SMEs urged to consider flexible working

Small and medium-sized enterprises (SMEs) are being urged to consider flexible working options, after a new study found that absenteeism is hitting business’ profitability.

According to the Office for National Statistics (ONS), the average UK employee takes off approximately 4.3 sick days a year – yet a new study suggests that 14 per cent of SME staff will take off an average of seven days or more.

Research from the National Institute of Healthcare Excellence (NICE) has found that absenteeism costs the UK economy an estimated £15bn a year, while commentators have suggested that SMEs could be bearing the brunt of this hit.

Small businesses are now being urged to review their workplace policies around absences – and also to explore new opportunities in terms of flexible working.

Flexible working is loosely defined as a way or working that suits an employee’s needs. As opposed to expecting staff to work traditional nine-to-five office shifts, the idea is that SMEs should enable them to work from home, or on the move using mobile devices and other forms of technology.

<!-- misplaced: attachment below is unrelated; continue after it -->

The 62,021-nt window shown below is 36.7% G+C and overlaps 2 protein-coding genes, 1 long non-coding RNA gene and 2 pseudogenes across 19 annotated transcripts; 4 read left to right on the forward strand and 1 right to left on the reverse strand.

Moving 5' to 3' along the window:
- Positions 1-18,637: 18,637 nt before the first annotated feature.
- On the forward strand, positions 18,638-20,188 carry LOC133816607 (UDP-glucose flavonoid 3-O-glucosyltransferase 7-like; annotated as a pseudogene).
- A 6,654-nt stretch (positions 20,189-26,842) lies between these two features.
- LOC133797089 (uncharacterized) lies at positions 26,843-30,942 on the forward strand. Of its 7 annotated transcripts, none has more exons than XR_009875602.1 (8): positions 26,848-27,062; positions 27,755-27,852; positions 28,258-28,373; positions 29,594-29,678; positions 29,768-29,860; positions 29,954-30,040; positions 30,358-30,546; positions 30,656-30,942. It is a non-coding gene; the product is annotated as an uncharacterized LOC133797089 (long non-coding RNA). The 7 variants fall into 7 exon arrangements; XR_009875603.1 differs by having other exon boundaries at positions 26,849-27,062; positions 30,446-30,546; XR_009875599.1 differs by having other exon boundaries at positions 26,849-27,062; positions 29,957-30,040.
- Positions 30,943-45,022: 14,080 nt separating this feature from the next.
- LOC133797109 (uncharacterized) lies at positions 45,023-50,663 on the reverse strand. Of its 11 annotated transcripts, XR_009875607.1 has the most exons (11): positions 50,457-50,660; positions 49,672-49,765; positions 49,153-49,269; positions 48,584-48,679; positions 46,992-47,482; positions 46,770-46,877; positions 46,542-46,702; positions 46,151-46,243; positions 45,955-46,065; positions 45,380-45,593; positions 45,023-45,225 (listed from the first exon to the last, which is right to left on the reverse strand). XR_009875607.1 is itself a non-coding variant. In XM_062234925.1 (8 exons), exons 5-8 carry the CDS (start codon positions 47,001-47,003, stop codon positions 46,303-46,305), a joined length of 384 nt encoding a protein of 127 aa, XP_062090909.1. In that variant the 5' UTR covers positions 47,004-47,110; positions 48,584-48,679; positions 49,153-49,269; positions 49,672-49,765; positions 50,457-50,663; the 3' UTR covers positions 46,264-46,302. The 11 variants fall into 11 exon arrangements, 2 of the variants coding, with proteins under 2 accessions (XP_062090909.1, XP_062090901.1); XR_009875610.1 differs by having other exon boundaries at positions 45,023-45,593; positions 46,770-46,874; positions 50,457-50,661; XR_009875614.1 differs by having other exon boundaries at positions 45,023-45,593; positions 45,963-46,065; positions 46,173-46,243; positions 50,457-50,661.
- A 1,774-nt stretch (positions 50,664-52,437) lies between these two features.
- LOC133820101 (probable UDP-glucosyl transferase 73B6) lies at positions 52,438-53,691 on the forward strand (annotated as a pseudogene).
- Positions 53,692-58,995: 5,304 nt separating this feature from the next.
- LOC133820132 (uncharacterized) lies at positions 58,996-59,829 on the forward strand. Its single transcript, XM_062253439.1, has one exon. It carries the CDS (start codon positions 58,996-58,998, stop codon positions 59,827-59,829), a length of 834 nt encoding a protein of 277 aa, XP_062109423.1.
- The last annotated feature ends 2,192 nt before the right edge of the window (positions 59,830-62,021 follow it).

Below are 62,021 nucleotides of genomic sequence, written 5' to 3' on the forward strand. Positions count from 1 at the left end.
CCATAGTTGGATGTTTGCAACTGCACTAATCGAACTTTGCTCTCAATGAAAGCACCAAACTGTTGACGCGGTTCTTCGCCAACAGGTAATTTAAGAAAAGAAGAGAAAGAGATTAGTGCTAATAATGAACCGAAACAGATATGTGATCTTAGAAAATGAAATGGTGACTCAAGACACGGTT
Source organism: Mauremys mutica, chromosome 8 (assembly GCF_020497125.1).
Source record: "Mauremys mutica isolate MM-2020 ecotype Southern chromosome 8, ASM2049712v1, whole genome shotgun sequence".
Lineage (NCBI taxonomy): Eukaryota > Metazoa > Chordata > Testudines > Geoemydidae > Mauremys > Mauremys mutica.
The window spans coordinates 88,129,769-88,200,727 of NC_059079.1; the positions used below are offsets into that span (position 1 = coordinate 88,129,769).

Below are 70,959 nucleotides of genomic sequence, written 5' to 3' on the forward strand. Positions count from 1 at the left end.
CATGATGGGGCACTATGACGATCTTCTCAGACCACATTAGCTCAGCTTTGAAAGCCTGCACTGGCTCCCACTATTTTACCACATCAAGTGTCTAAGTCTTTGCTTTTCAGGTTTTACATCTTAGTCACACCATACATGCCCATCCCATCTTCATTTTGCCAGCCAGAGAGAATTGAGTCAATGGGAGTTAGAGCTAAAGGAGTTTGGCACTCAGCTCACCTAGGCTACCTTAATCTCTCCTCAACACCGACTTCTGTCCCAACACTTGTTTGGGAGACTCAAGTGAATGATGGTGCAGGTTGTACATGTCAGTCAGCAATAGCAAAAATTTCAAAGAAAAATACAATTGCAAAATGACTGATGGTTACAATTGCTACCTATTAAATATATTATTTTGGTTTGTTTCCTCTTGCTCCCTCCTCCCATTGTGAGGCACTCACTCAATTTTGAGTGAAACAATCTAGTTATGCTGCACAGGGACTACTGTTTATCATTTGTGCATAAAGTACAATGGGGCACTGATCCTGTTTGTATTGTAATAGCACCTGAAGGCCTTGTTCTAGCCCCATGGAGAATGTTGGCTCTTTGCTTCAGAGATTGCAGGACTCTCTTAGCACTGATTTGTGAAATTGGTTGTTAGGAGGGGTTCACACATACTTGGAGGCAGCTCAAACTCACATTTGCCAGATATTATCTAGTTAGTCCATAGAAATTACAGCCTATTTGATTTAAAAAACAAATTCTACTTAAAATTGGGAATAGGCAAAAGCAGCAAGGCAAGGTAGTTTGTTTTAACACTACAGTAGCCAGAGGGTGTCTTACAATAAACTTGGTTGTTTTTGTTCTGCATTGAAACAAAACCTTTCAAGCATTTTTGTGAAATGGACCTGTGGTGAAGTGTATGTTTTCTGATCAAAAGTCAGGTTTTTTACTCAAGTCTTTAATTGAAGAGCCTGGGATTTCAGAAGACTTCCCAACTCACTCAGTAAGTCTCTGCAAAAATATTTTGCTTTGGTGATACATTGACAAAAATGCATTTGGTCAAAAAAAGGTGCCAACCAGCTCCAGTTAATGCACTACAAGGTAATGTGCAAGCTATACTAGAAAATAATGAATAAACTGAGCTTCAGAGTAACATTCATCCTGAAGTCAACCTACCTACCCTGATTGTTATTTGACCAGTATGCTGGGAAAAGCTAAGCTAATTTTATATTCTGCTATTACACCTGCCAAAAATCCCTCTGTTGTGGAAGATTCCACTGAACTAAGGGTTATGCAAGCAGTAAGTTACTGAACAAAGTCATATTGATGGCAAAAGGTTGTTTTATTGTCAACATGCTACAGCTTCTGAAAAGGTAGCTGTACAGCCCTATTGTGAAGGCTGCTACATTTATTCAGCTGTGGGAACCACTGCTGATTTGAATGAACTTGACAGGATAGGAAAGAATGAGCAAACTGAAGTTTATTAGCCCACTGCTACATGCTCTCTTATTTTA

Earlier this summer, a study carried out by tech company Samsung found that SMEs are suffering from a so-called ‘productivity crisis’ – which it says could be reversed if more small business embraced flexible working and new technology.

It found that despite the fact smartphones are commonplace in today’s social world, just 31 per cent of UK SMEs provide their employees with such devices, while only 27 per cent of SMEs issue their workers with laptops.

Samsung argues that smaller businesses are ignoring the importance of modern technology in the workplace and are strangling their employees of flexible working opportunities.

The tech giant claims that flexible working – as opposed to longer office hours – is the key to improving productivity and keeping modern employees happy.